The legal framework hampers the functioning of civil society organisations (CSOs) and the extensive bureaucracy often still discourages civil society participation. There are no inherent participatory mechanisms whereby CSOs can voice demands and be involved in policymaking other than what is called şura (council meeting) ad hoc and often limited to specific phases of policy design as opposed to the entire policy cycle (including the monitoring of implementation). The legislation on associations and foundations should be implemented so as to empower them former more. Currently, problems arise in the areas of penalties and auditing. Other legislation continues to be interpreted restrictively vis-à-vis CSOs. This is relevant for example as far as the freedom of association is concerned.[18]

Some civil society activities are regulated by restrictive primary and secondary legislation, e.g. limiting the right to publish press statements and requiring advance notification of demonstrations, which are often confined to a limited number of designated sites and dates. CSOs’ financial environment is characterized by insufficient tax and other incentives for private donations and sponsorship, making many of them dependent on public (often international) project grants. Public funding for CSOs is not sufficiently transparent and rule-based. Public funds are allocated to CSOs via ministries and through project partnership mechanisms, rarely through grant allocations or service contracts. Tax exemption and public benefit status are granted to a very limited number of CSOs by a Council of Ministers decision. Social enterprises are not defined in legislation as a separate form of legal entity. Overall as far as the involvement of CSOs are concerned, the lack of political will may partly be blamed for the regime’s rather slow transformation towards good governance.  Although Turkey is a participant country in the Open Goverment Partnership (OGP),  it failed to produce a report on Turkey. One reason was, both the Support Unit and the IRM team failed to make contact with a government representative although a considerable number of attempts were made during the report research period.  Second, no self- assessment report was submitted on the National Action Plan. Third, other independent attempts to verify activities related to the National Action Plan found little evidence that OGP commitments were being implemented. The IRM therefore concluded there was not sufficient activity related to OGP to produce a report.[19]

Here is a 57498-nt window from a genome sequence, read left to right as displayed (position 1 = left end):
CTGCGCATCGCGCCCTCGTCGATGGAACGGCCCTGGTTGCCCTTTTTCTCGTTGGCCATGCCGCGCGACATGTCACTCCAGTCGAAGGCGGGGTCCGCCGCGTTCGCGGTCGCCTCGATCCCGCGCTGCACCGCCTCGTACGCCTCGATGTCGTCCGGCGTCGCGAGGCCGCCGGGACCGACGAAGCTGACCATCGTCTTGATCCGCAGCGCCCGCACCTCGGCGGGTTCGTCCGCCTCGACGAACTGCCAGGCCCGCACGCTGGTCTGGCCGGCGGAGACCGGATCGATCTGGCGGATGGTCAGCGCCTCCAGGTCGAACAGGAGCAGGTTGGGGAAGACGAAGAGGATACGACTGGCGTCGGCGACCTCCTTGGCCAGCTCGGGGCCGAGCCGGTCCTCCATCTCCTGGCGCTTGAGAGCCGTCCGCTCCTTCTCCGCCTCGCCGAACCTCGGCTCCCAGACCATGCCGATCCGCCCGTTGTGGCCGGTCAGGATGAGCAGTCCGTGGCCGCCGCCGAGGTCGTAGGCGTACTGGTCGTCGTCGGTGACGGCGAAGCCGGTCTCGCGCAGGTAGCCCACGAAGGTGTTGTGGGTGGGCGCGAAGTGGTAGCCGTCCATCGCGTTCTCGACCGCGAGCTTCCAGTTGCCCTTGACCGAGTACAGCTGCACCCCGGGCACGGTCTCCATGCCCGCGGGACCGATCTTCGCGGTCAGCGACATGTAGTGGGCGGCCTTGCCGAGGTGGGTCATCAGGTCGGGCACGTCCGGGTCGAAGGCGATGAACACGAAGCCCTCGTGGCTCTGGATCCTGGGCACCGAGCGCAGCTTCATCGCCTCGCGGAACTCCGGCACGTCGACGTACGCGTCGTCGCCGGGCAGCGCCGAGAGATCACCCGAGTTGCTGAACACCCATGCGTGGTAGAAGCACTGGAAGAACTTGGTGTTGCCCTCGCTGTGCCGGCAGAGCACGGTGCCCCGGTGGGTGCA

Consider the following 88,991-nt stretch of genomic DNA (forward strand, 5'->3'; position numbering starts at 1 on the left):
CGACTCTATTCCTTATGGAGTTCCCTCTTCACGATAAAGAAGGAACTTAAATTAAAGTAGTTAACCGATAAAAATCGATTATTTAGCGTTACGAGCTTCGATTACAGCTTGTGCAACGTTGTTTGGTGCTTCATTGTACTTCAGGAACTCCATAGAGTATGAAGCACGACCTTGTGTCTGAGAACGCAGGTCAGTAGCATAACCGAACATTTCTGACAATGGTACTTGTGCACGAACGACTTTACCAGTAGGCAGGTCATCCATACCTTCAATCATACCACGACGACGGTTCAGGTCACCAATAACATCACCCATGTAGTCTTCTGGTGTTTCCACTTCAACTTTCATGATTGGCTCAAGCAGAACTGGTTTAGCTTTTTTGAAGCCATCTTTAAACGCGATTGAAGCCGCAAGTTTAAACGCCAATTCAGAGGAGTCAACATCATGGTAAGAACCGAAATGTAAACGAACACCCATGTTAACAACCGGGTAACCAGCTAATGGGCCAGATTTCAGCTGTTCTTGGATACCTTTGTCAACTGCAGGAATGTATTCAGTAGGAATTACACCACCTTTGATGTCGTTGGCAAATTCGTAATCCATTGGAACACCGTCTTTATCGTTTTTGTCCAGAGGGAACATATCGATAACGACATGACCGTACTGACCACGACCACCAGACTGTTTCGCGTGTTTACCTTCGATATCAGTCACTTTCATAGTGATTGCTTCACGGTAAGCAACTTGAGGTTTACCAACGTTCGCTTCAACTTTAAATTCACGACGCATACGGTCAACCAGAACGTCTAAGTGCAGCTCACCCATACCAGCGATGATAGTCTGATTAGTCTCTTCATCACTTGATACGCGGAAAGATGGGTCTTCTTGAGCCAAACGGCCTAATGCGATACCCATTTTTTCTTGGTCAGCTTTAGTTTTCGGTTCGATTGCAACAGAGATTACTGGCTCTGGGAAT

The fight against corruption is one of the key areas for any judgment of good governance. It is even more relevant in a country where the lack of transparency in state institutions is a long-standing problem and financing politics is not as transparent as it should be.  Although the JDP government’s political success largely relies on its promise for clean and honest politics and its effort to implement the National Anti-Corruption Strategy, the country still ranks just slightly above the global average in terms of government corruption. [20]

According to the results of a recent survey TI-Turkey, the country ranks 53rd out of 177 around the world. Turkey's 2012 ranking was one notch below this year's mark, sharing the spot with Malaysia. The index measures the perception of corruption in the public sector. The survey of 177 countries is based on local and international experts’ opinions of public sector corruption.[21]

In December 15th, 2013 opposition parties accused the government of lack of transparency and public accountability based on the Court of Accounts’ report. Just two days later Turkish media broke the news according to which an investigation started involving senior bureaucrats in the government, relatives of four line ministers in the JDP government and some businessmen. The suspects in the probe are accused of accepting and facilitating corruption in tenders, money laundering and bribery to secure construction permits for protected areas. More than $4.5m had been seized at raids on the suspects’ houses.[22]